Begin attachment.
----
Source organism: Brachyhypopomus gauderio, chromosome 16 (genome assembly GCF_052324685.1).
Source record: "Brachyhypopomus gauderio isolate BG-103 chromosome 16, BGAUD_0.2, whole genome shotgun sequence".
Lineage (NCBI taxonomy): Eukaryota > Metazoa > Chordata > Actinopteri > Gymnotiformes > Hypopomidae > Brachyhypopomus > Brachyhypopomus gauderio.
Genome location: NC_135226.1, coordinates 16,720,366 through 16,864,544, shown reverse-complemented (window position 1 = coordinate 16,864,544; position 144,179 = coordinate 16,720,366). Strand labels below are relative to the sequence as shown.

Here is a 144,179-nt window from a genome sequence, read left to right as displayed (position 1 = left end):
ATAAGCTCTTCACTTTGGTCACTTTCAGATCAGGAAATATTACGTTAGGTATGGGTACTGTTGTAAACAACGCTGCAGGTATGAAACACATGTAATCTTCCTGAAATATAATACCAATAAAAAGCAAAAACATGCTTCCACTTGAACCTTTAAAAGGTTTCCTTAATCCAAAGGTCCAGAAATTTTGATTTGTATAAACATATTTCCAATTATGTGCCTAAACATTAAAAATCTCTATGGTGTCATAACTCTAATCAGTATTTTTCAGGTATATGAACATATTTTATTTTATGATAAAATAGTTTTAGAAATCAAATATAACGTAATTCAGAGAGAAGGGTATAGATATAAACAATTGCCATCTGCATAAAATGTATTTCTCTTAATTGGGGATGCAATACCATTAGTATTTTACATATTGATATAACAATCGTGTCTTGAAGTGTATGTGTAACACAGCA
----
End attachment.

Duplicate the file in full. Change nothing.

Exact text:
Source organism: Brachyhypopomus gauderio, chromosome 16 (genome assembly GCF_052324685.1).
Source record: "Brachyhypopomus gauderio isolate BG-103 chromosome 16, BGAUD_0.2, whole genome shotgun sequence".
Lineage (NCBI taxonomy): Eukaryota > Metazoa > Chordata > Actinopteri > Gymnotiformes > Hypopomidae > Brachyhypopomus > Brachyhypopomus gauderio.
Genome location: NC_135226.1, coordinates 16,720,366 through 16,864,544, shown reverse-complemented (window position 1 = coordinate 16,864,544; position 144,179 = coordinate 16,720,366). Strand labels below are relative to the sequence as shown.

Here is a 144,179-nt window from a genome sequence, read left to right as displayed (position 1 = left end):
ATAAGCTCTTCACTTTGGTCACTTTCAGATCAGGAAATATTACGTTAGGTATGGGTACTGTTGTAAACAACGCTGCAGGTATGAAACACATGTAATCTTCCTGAAATATAATACCAATAAAAAGCAAAAACATGCTTCCACTTGAACCTTTAAAAGGTTTCCTTAATCCAAAGGTCCAGAAATTTTGATTTGTATAAACATATTTCCAATTATGTGCCTAAACATTAAAAATCTCTATGGTGTCATAACTCTAATCAGTATTTTTCAGGTATATGAACATATTTTATTTTATGATAAAATAGTTTTAGAAATCAAATATAACGTAATTCAGAGAGAAGGGTATAGATATAAACAATTGCCATCTGCATAAAATGTATTTCTCTTAATTGGGGATGCAATACCATTAGTATTTTACATATTGATATAACAATCGTGTCTTGAAGTGTATGTGTAACACAGCA